By JOHN GAUNTNER
Over the past few years, there has been a small surge in the popularity of muroka nama genshu sake. While it is hardly shaking the industry to its foundations, quite a few
brewers -- usually smaller kura -- have begun to market this kind of sake.
In short, muroka nama genshu is sake that is unfiltered (muroka), unpasteurized (nama) and undiluted (genshu). In other
words, this is the drink in its most natural form, just as it is immediately after it's been pressed.
Let us look at these three qualities in a bit more detail.
"unfiltered" does not mean the sake is white and cloudy, like nigori-zake. Unfiltered here refers not to the step where the clear sake is pressed from the unfermented rice solids, but rather to
a curious process in which charcoal powder is mixed into the sake, which is then pumped through a series of paper filters. The charcoal latches onto unwanted coloring or off-flavor components, and these
get removed with the charcoal.
When this charcoal-filtering is not performed, often the sake is rougher and fuller in flavor, since a few more zatsumi (flavors typically construed as just not
belonging) will get through. Also, most unfiltered sake will have that lovely amber hue that is the natural color of the fresh-pressed brew.
Charcoal-filtering has been around for decades and is a
very precise step that gives sake its refined touch. However, whether or not this is done is often a matter of preference, brewing styles and ingredients.
As one example, a brewery in Iwate, Nanbu
Bijin, charcoal-filters none of its premium sake. Nanbu Bijin has extremely pure water, and this, in combination with the skill of the brewers, renders it unnecessary. Its sake is anything but rough and
wild. On the contrary it is clean, elegant and refined -- much more so than a lot of charcoal-filtered sake. There are doubtless others out there like Nanbu Bijin as well.
Genshu is undiluted
sake. Sake ferments to about 20 percent alcohol and is then usually watered down to around 16 percent for the market. Genshu has not had this water added, and that extra 4 percent or so can really boost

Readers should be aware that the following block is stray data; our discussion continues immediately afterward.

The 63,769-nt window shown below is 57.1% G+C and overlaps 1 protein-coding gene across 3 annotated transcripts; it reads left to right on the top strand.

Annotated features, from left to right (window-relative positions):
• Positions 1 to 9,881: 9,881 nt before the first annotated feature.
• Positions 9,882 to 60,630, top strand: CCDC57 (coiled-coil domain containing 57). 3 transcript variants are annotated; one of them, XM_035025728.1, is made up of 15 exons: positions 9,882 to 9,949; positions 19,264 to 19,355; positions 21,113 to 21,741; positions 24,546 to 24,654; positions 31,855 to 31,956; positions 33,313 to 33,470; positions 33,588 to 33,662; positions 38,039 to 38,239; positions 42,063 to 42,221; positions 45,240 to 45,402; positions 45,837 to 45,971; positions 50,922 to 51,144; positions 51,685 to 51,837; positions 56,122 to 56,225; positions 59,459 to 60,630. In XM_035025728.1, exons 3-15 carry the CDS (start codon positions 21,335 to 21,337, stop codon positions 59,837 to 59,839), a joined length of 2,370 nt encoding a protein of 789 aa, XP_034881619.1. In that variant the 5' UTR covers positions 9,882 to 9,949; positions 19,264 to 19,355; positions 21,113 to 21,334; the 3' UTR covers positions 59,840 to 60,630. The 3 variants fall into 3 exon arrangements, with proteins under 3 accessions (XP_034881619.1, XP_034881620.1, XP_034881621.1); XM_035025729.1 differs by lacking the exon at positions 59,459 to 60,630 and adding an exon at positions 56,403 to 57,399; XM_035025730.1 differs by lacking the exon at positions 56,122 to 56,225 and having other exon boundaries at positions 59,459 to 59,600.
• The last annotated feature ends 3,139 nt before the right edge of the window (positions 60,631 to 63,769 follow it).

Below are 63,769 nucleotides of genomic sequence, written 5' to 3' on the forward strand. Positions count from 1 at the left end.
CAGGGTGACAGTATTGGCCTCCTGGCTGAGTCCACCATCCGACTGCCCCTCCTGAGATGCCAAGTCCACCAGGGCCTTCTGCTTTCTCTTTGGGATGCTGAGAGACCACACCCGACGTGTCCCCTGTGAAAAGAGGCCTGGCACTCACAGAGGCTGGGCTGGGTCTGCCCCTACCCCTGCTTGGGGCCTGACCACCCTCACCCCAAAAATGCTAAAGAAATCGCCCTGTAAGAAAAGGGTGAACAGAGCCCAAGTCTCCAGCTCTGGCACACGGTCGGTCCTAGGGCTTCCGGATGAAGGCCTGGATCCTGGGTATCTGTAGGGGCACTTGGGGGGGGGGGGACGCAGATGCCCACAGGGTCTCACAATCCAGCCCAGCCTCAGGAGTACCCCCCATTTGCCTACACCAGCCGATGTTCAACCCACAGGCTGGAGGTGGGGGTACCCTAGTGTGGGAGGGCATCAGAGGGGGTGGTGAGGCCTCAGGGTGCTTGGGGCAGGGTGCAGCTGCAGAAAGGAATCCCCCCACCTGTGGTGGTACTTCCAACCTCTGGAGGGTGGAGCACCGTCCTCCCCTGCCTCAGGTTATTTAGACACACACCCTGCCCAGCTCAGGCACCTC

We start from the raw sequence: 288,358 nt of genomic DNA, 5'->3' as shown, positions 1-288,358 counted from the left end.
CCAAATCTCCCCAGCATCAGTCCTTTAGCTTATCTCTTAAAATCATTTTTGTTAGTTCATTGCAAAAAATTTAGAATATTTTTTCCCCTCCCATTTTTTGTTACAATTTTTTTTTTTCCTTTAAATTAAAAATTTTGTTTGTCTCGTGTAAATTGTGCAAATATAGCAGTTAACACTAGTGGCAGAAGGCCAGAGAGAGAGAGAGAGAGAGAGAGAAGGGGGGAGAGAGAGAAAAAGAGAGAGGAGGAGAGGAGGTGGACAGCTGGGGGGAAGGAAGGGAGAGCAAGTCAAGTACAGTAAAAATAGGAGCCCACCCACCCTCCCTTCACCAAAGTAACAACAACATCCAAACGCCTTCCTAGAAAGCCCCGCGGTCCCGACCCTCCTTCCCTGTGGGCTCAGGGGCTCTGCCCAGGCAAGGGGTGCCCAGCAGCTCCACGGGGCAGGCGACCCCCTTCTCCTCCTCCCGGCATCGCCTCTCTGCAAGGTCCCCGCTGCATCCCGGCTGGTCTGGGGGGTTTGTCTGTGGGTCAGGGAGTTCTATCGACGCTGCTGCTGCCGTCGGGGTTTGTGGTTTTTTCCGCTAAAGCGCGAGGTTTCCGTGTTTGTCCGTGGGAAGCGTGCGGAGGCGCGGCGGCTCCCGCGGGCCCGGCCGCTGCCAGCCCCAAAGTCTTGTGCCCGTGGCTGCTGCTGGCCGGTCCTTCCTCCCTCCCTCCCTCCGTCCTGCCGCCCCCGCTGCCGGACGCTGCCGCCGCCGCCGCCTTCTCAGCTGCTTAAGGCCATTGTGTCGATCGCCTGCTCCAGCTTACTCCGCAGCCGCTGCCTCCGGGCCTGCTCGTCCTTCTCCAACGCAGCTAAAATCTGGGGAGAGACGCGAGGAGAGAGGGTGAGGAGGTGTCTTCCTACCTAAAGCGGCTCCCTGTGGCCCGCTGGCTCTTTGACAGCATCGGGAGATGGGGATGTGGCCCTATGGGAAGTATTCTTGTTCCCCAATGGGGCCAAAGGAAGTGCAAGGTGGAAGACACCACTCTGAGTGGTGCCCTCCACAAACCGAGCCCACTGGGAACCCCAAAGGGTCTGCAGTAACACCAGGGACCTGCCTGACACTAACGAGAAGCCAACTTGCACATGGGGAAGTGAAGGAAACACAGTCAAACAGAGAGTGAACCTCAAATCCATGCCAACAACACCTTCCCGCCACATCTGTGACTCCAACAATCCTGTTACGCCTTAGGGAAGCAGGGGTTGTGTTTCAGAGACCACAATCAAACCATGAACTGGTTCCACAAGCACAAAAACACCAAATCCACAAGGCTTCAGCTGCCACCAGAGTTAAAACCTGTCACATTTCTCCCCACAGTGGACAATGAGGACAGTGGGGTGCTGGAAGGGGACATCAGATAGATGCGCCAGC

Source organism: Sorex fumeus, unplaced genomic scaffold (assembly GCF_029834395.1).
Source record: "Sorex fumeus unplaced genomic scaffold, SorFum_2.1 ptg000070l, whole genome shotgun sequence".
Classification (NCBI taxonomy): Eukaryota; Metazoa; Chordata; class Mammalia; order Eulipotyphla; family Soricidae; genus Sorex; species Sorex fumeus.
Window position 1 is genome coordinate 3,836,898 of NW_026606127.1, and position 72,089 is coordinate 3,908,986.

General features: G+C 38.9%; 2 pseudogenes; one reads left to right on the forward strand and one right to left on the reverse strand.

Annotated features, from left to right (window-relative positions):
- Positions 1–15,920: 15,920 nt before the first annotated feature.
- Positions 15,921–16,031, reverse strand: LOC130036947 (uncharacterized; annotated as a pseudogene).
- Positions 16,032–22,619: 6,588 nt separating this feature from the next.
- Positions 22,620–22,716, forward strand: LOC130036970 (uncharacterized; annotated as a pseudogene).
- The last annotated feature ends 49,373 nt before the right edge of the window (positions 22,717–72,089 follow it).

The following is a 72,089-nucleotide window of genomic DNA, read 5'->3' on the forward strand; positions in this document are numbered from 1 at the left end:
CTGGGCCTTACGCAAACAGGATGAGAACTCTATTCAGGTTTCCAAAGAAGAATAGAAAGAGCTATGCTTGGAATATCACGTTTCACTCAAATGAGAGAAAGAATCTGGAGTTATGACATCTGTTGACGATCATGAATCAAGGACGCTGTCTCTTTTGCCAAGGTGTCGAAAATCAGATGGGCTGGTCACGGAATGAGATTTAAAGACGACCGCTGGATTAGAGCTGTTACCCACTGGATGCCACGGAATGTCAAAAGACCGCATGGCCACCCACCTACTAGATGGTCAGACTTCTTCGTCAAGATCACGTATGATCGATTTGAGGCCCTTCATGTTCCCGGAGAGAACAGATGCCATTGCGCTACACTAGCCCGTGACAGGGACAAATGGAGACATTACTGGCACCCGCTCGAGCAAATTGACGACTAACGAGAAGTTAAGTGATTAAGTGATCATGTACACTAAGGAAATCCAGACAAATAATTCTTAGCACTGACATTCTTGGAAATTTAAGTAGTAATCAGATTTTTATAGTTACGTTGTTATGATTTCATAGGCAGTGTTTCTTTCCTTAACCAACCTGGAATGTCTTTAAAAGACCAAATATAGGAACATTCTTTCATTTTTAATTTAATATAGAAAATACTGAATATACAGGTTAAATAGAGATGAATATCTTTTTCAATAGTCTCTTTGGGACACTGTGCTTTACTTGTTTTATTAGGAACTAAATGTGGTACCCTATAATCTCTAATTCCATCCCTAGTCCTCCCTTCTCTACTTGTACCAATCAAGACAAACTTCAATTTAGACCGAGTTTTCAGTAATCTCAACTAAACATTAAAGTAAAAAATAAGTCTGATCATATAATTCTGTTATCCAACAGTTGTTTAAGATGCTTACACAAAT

the drink's overall punch.
Nama-zake, as was described in depth in the last column, is unpasteurized. The fresh, zingy and fragrant aspects that remain when pasteurization is omitted complement
the full, powerful impact of undiluted sake. It's kind of the icing on the cake.
Perhaps the popularity of muroka nama genshu is due to the air of artisan-crafted quality associated with it.
Perhaps the trend is due to the appeal of its perceived simplicity and naturalness: nothing added, no extraneous operations performed. Perhaps for some it suggests true jizake, sake that is decidedly not
mass-produced or commonplace. Whatever it is, I wish it would go away.
In short, the combination of not filtering, not pasteurizing and not diluting leads to a sake that is so busy and alcoholic
that you can't taste anything. Muroka nama genshu ends up tasting like, well, muroka nama genshu -- and not any particular brand.
For people who think all sake tastes the same, this will open
their eyes. But at 20 percent, the alcohol is a bit too strong to really taste the finer aspects that may or may not be there. It can be harder to match with food. And often the roughly hewn fullness of
unfiltered sake is a bit too overpowering and cloying to enjoy anything subtle.
Although muroka nama genshu is not be the most subtle sake in the world, it is certainly enjoyable to most people,
and its impact, fullness of flavor and freshness are likely to convert more than a few folks to the pro-sake camp.
* * *
Jokigen (Yamagata Prefecture)
sake from this popular brewery seems to be trying to burst with flavor while sticking to the typical Tohoku sake-flavor profile -- narrow, tight and understated. It's a tall order, but they fill it. This
particular sake is made with a Yamagata-only rice called Dewa Sansan (apparently the owner actually goes out and helps in the rice fields), lending it a layered, textural flavor. Being nama, muroka and
genshu, the impact is indeed very full, and the flavors imparted by this special rice seem to go with the style.
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The Japan Times: April 14, 2002
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(BELOW) Jokigen's Junmai ginjoshu